Monday, June 19, 2017

CURSE OF THE DOG GOD! An Oddity from '70s-Era Toei!

A poster for the Toei horror thriller Inugami no Tatari (1977). Photo by Brett Homenick. 

Tonight, I made my way to the Laputa Asagaya for what will likely be the last installment of the Into Nightmares late-night screenings that I will see. (The program will continue, but I'm not particularly interested in the remaining titles.) Tonight's show was a film I'd actually never heard of before. It was a Toei production called Inugami no Tatari (1977), which can be translated as "Curse of the Dog God." The movie is just about as strange as that title would suggest, but unfortunately it's not as entertaining.

The movie has a pretty simple setup. A group of engineers from a mining company searching for uranium in a rural area in Japan (at least when they're not staring at naked female swimmers in a nearby river) accidentally destroys a small shrine in their truck on an unpaved forest road and runs over a dog owned by a young boy. These actions set in motion a series of bizarre events, resulting in the deaths of the protagonists' two colleagues. (One goes crazy and jumps off the Shinjuku Sumitomo Building; the other is killed by a pack of vicious German Shepherds.) The main character's bride (whom he marries shortly after the dog is run over and the shrine is destroyed) even becomes possessed by the dog-god, despite the fact she had nothing to do with the accident.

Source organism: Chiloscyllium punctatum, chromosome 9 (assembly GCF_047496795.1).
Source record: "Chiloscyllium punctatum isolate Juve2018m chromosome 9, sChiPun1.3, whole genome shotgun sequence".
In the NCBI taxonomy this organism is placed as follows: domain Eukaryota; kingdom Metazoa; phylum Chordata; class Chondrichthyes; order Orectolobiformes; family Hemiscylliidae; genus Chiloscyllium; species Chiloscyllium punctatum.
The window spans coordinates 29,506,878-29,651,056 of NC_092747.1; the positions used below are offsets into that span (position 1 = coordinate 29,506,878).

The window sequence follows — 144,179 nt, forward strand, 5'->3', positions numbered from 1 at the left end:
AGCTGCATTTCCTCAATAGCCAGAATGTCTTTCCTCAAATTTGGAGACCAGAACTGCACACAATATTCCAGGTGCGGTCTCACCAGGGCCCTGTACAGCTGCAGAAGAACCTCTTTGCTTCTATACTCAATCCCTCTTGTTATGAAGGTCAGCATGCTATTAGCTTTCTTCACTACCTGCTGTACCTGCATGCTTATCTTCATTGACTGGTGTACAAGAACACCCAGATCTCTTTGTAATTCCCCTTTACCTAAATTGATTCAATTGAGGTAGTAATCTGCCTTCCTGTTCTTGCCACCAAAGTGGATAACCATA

The man and his wife eventually return to the village where she eventually dies. At this point, the movie loses focus and begins to get bogged down in characters and subplots that just aren't very interesting. The supernatural elements take a backseat to the human drama, and (with few exceptions) they don't return until the last 20 or so minutes of the film.

But those last 20 minutes are a doozy. We're treated to a lot of strange imagery, including (but not limited to) disembodied flying dog heads. While the early supernatural scenes seemed to take things somewhat seriously, there is no such effort made here. It's almost as if writer-director Shunya Ito saw a screening of House (1977) and decided it wasn't outlandish enough for him.

Overall, the movie is a mixed bag. When the movie is supernatural, it's interesting and enjoyable. When nothing ghostly is happening, well, let's just say things can get a little slow. And a lot slow, too. I do love the cinematography of the rural landscapes, though. At least the film is visually appealing when the story isn't.

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